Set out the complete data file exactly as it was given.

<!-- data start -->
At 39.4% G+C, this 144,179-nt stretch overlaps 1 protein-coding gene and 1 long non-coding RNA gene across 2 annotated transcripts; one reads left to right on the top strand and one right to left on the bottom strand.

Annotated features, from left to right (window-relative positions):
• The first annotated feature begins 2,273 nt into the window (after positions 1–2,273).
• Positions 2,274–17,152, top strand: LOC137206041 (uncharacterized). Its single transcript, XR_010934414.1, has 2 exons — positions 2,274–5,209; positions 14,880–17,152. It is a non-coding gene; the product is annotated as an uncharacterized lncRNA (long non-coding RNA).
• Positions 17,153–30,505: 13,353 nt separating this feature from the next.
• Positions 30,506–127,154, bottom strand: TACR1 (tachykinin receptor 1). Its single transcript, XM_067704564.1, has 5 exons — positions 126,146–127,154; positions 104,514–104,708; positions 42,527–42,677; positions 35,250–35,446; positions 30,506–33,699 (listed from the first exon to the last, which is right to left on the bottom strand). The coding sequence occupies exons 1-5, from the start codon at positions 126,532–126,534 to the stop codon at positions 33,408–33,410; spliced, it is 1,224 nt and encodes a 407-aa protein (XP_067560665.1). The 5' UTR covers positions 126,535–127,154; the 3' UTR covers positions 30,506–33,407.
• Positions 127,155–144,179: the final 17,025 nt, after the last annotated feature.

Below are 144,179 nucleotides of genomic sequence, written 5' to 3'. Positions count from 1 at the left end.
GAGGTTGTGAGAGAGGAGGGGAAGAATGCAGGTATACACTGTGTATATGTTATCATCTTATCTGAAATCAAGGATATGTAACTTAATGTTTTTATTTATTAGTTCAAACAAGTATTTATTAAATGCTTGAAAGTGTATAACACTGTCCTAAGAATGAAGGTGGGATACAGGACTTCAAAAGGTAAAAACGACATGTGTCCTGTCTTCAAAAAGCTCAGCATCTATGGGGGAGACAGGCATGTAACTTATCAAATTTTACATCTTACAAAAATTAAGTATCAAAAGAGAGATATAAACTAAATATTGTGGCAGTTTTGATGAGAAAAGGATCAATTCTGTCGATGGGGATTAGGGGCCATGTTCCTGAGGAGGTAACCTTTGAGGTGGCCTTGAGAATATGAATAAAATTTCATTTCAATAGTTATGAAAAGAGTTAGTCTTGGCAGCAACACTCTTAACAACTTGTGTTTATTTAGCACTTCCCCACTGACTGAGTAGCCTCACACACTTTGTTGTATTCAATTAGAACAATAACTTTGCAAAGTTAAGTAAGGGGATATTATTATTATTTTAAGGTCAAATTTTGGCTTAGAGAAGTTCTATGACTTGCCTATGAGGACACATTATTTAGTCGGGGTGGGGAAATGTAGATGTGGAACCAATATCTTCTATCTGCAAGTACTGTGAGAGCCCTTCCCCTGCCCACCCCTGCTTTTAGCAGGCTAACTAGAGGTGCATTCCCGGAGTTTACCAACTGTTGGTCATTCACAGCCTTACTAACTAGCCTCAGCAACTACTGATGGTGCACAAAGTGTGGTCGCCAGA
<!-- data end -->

At 39.4% G+C, this 144,179-nt stretch overlaps 1 protein-coding gene and 1 long non-coding RNA gene across 2 annotated transcripts; one reads left to right on the top strand and one right to left on the bottom strand.

Annotated features, from left to right (window-relative positions):
• The first annotated feature begins 2,273 nt into the window (after positions 1–2,273).
• Positions 2,274–17,152, top strand: LOC137206041 (uncharacterized). Its single transcript, XR_010934414.1, has 2 exons — positions 2,274–5,209; positions 14,880–17,152. It is a non-coding gene; the product is annotated as an uncharacterized lncRNA (long non-coding RNA).
• Positions 17,153–30,505: 13,353 nt separating this feature from the next.
• Positions 30,506–127,154, bottom strand: TACR1 (tachykinin receptor 1). Its single transcript, XM_067704564.1, has 5 exons — positions 126,146–127,154; positions 104,514–104,708; positions 42,527–42,677; positions 35,250–35,446; positions 30,506–33,699 (listed from the first exon to the last, which is right to left on the bottom strand). The coding sequence occupies exons 1-5, from the start codon at positions 126,532–126,534 to the stop codon at positions 33,408–33,410; spliced, it is 1,224 nt and encodes a 407-aa protein (XP_067560665.1). The 5' UTR covers positions 126,535–127,154; the 3' UTR covers positions 30,506–33,407.
• Positions 127,155–144,179: the final 17,025 nt, after the last annotated feature.

Below are 144,179 nucleotides of genomic sequence, written 5' to 3'. Positions count from 1 at the left end.
GAGGTTGTGAGAGAGGAGGGGAAGAATGCAGGTATACACTGTGTATATGTTATCATCTTATCTGAAATCAAGGATATGTAACTTAATGTTTTTATTTATTAGTTCAAACAAGTATTTATTAAATGCTTGAAAGTGTATAACACTGTCCTAAGAATGAAGGTGGGATACAGGACTTCAAAAGGTAAAAACGACATGTGTCCTGTCTTCAAAAAGCTCAGCATCTATGGGGGAGACAGGCATGTAACTTATCAAATTTTACATCTTACAAAAATTAAGTATCAAAAGAGAGATATAAACTAAATATTGTGGCAGTTTTGATGAGAAAAGGATCAATTCTGTCGATGGGGATTAGGGGCCATGTTCCTGAGGAGGTAACCTTTGAGGTGGCCTTGAGAATATGAATAAAATTTCATTTCAATAGTTATGAAAAGAGTTAGTCTTGGCAGCAACACTCTTAACAACTTGTGTTTATTTAGCACTTCCCCACTGACTGAGTAGCCTCACACACTTTGTTGTATTCAATTAGAACAATAACTTTGCAAAGTTAAGTAAGGGGATATTATTATTATTTTAAGGTCAAATTTTGGCTTAGAGAAGTTCTATGACTTGCCTATGAGGACACATTATTTAGTCGGGGTGGGGAAATGTAGATGTGGAACCAATATCTTCTATCTGCAAGTACTGTGAGAGCCCTTCCCCTGCCCACCCCTGCTTTTAGCAGGCTAACTAGAGGTGCATTCCCGGAGTTTACCAACTGTTGGTCATTCACAGCCTTACTAACTAGCCTCAGCAACTACTGATGGTGCACAAAGTGTGGTCGCCAGA